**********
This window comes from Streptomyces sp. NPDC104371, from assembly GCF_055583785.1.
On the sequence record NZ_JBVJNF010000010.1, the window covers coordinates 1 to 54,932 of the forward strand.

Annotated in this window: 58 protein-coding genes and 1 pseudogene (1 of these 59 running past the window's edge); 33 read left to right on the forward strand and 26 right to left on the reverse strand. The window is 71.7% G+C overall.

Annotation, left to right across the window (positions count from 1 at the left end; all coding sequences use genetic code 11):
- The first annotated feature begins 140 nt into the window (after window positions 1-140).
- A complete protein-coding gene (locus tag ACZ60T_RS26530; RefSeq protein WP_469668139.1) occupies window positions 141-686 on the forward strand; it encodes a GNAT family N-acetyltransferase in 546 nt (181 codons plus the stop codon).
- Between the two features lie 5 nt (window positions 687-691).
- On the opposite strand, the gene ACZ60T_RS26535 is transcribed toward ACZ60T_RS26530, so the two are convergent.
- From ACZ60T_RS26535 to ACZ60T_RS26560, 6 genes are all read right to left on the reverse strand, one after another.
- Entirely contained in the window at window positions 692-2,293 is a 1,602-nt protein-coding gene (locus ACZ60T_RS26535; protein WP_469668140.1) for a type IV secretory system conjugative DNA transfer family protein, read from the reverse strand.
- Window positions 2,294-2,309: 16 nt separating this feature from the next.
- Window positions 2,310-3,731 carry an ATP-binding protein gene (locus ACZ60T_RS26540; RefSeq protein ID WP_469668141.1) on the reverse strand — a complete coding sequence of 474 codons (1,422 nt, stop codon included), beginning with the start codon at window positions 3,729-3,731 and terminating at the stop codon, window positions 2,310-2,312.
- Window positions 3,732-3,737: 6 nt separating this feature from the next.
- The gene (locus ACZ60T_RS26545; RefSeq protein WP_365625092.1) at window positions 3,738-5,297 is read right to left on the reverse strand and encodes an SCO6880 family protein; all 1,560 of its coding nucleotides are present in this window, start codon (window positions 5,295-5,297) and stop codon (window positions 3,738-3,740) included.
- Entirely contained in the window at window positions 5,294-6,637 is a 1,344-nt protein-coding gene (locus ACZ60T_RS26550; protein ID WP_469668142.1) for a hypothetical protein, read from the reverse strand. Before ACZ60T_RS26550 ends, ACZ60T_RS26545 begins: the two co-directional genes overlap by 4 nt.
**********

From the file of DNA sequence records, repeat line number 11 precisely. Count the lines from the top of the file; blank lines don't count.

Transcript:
- Window positions 2,294-2,309: 16 nt separating this feature from the next.